There are some hybrid approaches -- 4 tracks, non-skid steering -- that approach a "best of both worlds" design: Mattracks and hagglunds, for example.

One very important balance to to all of these factors is maintainability. The complexity of tracks means that there are a lot of ways to break them; you're adding a lot of moving parts that will wear out independently, or be prone to dirt and debris causing trouble. Troubleshooting tracks will be more difficult than wheels, and tracks will be more difficult to service. So from a durability standpoint, if you can get away with wheels then use wheels.

The best option will depend on the type of terrain you expect to cover. You want the correct balance of several factors:

  • ground pressure
  • traction
  • suspension
  • steering

Ground pressure from tracks is less than ground pressure than wheels, so they're more suited to soft surfaces. Large tires can help, but there are limits -- they may not work in something like snow or mud.

Traction from tracks is generally better than wheels, but still depends on the depth and firmness of the tread being adequately matched to the terrain.

Suspension is related to traction; without the ability to conform the tracks or wheels to the terrain, the traction doesn't come into play, and your motors will just spin ineffectively. Building good suspension is much more complicated for a tracked vehicle than for a wheeled vehicle, but by no means impossible -- as shown in this iRobot video.

Steering is necessary for maneuverability, and this is where wheels can have a significant advantage. For skid steering, good traction works against you... and in uneven terrain, you might find yourself blocked from lateral movement.

There are some hybrid approaches -- 4 tracks, non-skid steering -- that approach a "best of both worlds" design: Mattracks and hagglunds, for example.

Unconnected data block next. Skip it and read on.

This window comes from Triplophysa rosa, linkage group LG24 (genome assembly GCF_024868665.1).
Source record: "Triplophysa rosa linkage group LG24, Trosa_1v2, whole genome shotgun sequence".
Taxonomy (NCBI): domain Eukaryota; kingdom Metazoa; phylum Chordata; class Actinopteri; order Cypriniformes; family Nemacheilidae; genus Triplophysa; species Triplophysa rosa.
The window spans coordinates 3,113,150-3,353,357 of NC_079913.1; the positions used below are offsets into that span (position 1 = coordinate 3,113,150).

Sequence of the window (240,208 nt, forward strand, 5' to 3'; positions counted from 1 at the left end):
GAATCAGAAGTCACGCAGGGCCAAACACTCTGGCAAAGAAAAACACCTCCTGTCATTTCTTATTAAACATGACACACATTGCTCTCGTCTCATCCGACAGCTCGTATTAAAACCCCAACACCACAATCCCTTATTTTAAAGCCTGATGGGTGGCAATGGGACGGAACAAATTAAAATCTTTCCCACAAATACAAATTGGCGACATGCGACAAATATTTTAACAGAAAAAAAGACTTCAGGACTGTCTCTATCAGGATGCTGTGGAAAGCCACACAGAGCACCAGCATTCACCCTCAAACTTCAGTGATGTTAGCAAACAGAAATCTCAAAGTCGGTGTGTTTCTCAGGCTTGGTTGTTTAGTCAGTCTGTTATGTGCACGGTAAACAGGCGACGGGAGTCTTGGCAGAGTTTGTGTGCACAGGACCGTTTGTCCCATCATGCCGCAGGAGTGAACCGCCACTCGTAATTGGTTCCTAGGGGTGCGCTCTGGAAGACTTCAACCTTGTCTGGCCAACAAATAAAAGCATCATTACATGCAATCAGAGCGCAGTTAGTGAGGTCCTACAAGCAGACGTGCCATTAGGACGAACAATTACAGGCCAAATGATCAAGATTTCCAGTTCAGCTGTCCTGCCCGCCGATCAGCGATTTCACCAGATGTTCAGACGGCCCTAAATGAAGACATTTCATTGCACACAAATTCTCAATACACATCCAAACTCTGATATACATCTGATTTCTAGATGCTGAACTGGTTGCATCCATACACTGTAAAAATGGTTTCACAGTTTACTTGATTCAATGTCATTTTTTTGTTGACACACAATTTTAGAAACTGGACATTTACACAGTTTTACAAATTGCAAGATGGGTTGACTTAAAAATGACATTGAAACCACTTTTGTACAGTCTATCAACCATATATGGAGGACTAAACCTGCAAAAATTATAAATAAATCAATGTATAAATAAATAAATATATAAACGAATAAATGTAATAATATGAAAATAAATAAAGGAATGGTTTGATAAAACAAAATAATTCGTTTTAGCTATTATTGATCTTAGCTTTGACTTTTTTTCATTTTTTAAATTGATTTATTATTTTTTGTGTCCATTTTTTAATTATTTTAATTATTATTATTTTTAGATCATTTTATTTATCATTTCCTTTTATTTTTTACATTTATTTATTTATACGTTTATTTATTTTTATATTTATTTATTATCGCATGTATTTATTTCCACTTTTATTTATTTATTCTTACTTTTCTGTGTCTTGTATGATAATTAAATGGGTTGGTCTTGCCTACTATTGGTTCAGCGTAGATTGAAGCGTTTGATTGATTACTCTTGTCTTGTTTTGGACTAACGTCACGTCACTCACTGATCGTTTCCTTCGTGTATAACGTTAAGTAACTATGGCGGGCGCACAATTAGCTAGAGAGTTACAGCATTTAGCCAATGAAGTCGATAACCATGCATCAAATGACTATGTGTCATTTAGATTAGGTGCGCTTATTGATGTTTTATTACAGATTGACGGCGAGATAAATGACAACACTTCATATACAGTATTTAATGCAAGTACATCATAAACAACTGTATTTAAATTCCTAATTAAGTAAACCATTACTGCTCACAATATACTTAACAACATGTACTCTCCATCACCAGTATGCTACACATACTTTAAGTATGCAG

One very important balance to to all of these factors is maintainability. The complexity of tracks means that there are a lot of ways to break them; you're adding a lot of moving parts that will wear out independently, or be prone to dirt and debris causing trouble. Troubleshooting tracks will be more difficult than wheels, and tracks will be more difficult to service. So from a durability standpoint, if you can get away with wheels then use wheels.

The best option will depend on the type of terrain you expect to cover. You want the correct balance of several factors:

  • ground pressure
  • traction
  • suspension
  • steering

Ground pressure from tracks is less than ground pressure than wheels, so they're more suited to soft surfaces. Larger tires can help, but there are limits -- they may not work in something like snow (which is why snowmobiles use tracks).

Traction from tracks is generally better than wheels, but still depends on the depth and firmness of the tread being adequately matched to the terrain for best results.

Suspension is related to traction; without the ability to conform the tracks or wheels to the terrain, the traction doesn't come into play, and your motors will just spin ineffectively. Building good suspension is much more complicated for a tracked vehicle than for a wheeled vehicle, but by no means impossible -- as shown in this iRobot video.

Steering is necessary for maneuverability, and this is where wheels can have a significant advantage. For skid steering, good traction works against you... and in uneven terrain, you might find yourself blocked from lateral movement.

There are some hybrid approaches -- 4 tracks, non-skid steering -- that approach a "best of both worlds" design: Mattracks and hagglunds, for example.

One very important balance to to all of these factors is maintainability. The complexity of tracks means that there are a lot of ways to break them; you're adding a lot of moving parts that will wear out independently, or be prone to dirt and debris causing trouble. Troubleshooting tracks will be more difficult than wheels, and tracks will be more difficult to service. So from a durability standpoint, if you can get away with wheels then use wheels.

1